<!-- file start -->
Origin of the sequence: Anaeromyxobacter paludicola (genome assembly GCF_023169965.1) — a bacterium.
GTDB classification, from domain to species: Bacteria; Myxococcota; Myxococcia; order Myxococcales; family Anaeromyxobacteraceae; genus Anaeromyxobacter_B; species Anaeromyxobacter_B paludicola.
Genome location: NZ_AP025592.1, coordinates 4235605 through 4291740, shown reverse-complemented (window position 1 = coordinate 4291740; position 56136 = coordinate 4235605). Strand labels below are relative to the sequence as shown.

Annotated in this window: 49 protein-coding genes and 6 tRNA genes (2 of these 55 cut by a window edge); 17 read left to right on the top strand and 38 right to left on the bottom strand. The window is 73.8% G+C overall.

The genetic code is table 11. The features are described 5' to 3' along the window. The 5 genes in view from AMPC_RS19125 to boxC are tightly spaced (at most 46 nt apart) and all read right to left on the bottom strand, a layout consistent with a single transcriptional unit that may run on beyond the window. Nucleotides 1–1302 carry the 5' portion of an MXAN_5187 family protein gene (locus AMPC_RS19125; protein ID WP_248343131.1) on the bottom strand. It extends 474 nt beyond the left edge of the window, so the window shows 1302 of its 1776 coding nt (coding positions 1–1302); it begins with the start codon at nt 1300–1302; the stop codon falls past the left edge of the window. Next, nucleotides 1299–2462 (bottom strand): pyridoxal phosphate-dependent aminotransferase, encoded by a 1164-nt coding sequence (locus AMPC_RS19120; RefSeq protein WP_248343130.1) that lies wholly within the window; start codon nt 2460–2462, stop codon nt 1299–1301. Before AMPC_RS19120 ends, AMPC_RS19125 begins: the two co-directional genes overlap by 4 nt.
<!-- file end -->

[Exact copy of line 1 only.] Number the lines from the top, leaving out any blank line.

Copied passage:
Origin of the sequence: Anaeromyxobacter paludicola (genome assembly GCF_023169965.1) — a bacterium.